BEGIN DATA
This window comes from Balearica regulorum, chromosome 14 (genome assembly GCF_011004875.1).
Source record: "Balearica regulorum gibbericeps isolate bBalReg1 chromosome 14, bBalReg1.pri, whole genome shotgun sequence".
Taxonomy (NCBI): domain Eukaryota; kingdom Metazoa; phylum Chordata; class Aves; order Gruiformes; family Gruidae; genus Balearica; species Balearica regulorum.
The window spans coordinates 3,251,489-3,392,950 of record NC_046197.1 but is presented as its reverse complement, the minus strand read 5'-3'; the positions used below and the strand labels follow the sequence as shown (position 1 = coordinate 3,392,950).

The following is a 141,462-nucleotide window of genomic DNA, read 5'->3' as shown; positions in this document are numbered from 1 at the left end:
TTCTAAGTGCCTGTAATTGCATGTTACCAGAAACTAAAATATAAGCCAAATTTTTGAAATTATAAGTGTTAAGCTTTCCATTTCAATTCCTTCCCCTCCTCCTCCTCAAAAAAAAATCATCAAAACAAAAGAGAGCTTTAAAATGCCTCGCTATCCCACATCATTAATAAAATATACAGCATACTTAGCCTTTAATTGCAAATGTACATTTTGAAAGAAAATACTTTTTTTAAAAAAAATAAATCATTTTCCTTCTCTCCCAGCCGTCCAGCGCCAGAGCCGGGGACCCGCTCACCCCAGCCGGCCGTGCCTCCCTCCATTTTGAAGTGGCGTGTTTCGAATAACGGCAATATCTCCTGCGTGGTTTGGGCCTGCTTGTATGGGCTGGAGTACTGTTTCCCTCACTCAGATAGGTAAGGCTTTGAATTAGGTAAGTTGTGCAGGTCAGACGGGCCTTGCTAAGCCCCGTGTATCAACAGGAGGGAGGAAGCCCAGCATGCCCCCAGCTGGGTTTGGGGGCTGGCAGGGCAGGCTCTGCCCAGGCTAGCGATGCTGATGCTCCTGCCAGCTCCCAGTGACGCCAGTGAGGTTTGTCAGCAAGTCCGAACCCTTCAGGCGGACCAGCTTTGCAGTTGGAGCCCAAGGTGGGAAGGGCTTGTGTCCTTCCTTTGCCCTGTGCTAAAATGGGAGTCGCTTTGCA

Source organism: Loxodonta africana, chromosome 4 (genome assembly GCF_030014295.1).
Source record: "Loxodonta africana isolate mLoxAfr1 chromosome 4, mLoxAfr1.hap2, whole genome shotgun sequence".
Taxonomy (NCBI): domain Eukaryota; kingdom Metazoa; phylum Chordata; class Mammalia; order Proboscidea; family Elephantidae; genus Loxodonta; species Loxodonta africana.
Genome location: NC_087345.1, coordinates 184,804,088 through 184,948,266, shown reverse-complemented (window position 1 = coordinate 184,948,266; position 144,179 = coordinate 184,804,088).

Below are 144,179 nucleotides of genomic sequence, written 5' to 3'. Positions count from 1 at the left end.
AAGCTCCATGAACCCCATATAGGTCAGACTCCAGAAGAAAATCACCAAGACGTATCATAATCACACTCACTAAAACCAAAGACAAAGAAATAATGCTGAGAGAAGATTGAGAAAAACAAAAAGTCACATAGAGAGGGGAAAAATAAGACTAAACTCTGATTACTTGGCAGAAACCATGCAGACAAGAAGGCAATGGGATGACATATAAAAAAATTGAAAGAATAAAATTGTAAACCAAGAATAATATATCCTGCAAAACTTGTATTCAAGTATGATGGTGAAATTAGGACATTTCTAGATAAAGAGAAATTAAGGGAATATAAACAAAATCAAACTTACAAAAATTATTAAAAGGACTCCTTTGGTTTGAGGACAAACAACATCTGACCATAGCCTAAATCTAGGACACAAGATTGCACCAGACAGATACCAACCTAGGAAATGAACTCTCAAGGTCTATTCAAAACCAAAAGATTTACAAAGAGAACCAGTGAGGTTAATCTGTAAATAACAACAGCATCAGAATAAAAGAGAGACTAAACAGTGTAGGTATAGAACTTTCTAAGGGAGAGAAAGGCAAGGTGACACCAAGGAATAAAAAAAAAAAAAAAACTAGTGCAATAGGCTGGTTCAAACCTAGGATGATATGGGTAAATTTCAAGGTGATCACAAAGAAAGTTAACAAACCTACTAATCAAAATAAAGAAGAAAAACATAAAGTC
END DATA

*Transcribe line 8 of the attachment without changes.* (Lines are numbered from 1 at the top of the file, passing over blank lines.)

Source record: "Loxodonta africana isolate mLoxAfr1 chromosome 4, mLoxAfr1.hap2, whole genome shotgun sequence".